May 19, 2016 — Cianna Medical Inc. recently announced receipt of the 2016 Scientific Impact Award at the Society of Breast Surgeons (ASBrS) Annual Meeting for data presented validating the clinical utility of Savi Scout breast localization and surgical guidance system. The Scientific Impact Award is given to the clinical research presentation that is considered to have the greatest scientific impact on breast cancer care, as judged by surgeon attendees.
Scout, a U.S. Food and Drug Administration (FDA)-cleared breast lesion localization tool that uses micro-impulse radar to localize and direct the removal of non-palpable breast lesions, became available in late 2015. The technology has been rapidly adopted by physicians and is now in use at more than 50 medical centers across the United States.
Based on a separate research report, U.S.-based hospital executives have changed how they think about cost containment and are focusing their efforts on maximizing performance against quality metrics and driving operational efficiency. It has also been reported that nearly 40 percent of all healthcare providers are willing to shift toward technologically advanced options for breast lesion localization that do not require invasive wires or radiation and have been shown to improve patient care.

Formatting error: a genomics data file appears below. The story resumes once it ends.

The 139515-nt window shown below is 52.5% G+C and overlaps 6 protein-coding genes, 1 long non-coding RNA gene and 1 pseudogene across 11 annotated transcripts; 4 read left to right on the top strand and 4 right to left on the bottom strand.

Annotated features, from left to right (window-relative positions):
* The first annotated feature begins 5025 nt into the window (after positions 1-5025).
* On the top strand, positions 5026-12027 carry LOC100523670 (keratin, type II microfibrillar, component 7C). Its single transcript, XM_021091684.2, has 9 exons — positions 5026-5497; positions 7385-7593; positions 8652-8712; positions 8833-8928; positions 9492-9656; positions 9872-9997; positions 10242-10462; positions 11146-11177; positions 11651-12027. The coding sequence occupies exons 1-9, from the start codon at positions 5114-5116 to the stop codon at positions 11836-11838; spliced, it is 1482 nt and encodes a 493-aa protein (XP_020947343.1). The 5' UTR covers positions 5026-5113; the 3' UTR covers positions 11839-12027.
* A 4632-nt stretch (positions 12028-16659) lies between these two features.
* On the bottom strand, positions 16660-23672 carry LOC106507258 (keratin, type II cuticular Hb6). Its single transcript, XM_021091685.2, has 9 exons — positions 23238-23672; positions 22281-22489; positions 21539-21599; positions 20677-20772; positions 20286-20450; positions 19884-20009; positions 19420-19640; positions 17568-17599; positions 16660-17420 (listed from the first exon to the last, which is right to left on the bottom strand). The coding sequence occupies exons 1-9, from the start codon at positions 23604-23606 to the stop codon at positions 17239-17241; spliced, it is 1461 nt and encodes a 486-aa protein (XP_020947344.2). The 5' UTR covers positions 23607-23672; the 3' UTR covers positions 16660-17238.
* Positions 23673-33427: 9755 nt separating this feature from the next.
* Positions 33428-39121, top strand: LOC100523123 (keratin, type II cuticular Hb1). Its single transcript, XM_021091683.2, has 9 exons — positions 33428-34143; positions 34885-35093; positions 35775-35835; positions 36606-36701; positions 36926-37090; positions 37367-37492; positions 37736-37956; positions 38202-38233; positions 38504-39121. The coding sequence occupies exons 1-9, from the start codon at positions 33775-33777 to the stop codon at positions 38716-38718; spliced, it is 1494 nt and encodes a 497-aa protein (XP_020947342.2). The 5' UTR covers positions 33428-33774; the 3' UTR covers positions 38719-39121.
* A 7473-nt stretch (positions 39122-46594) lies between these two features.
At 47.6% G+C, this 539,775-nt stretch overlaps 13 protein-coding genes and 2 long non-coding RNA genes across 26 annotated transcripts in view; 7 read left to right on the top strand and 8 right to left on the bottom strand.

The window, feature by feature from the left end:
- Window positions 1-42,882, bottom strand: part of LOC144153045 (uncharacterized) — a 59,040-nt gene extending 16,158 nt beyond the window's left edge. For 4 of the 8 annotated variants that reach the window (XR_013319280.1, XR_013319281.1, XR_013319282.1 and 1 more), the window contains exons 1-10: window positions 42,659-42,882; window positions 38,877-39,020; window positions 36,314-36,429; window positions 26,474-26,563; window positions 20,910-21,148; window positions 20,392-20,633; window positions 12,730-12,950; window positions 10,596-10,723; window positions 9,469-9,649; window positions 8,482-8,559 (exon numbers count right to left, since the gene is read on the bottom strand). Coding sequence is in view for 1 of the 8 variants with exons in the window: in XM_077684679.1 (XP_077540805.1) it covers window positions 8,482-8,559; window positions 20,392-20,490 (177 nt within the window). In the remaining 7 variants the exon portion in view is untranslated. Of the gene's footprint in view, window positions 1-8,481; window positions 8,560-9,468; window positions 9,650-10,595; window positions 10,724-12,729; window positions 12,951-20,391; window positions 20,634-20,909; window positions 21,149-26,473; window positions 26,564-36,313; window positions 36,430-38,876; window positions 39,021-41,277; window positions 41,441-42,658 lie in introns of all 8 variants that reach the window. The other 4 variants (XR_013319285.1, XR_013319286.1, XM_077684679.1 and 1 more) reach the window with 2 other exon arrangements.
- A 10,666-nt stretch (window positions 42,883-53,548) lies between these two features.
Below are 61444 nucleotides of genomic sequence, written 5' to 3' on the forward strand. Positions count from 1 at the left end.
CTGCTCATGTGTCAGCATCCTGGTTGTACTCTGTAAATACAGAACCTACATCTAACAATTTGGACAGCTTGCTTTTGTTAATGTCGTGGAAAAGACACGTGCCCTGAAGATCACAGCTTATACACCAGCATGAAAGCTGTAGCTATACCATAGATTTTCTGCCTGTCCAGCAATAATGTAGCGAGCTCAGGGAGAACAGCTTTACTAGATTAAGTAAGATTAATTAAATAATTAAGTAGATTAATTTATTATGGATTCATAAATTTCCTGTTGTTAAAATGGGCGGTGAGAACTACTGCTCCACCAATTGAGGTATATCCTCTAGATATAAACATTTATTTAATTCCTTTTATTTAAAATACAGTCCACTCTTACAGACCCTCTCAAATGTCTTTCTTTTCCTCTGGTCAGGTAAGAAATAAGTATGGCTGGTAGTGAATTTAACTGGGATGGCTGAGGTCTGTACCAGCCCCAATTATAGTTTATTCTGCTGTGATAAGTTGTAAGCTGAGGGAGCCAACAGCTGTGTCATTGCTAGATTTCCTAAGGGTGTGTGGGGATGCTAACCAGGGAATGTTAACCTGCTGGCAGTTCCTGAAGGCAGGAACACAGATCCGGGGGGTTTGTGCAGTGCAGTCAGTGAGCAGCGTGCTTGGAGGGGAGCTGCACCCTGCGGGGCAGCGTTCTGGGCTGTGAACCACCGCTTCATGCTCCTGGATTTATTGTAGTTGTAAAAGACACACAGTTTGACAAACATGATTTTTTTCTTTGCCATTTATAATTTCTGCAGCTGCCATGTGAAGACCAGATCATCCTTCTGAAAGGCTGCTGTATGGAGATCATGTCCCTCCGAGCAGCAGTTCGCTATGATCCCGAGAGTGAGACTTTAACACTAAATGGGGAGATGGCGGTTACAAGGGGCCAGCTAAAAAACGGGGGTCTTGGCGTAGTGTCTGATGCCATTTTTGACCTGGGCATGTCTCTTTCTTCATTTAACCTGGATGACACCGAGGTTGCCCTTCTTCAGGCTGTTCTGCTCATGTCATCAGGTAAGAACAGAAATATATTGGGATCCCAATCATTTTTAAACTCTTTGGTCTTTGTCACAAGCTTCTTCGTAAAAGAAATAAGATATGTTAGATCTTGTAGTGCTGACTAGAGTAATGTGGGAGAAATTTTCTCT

The data presented during ASBrS showed that Scout achieved 100 percent surgical success, high clinical reproducibility, and favorable physician and patient satisfaction. Additionally, 97 percent of patients in the study would recommend SCOUT to other women.
The presentation on Scout was made by Nashville-based breast surgeon Pat Whitworth, M.D. He accepted the award on behalf of Charles Cox, M.D., the Tampa, Fla.-based lead study investigator, himself and the other clinical study investigators. Whitworth is a breast surgical oncologist and director of the Nashville Breast Center. Cox is professor of surgery and McCann Foundation Endowed Professor of Breast Surgery, University of South Florida College of Medicine, director of The University of South Florida Breast Health Program and medical director of Morsani Ambulatory Surgery Center.
The Scout system features micro-impulse radar to detect a reflector that is placed at the tumor site up to seven days before a lumpectomy or surgical biopsy. During the procedure, the surgeon scans the breast using the Scout handpiece, which emits infrared light and a micro-impulse signal to detect the location of the reflector. Real-time audible and visual indicators assist the surgeon in accurately locating the reflector, along with the target tissue. This higher level of localization precision allows the surgeon to plan a surgical approach that may result in a better cosmetic outcome.
For more information: www.ciannamedical.com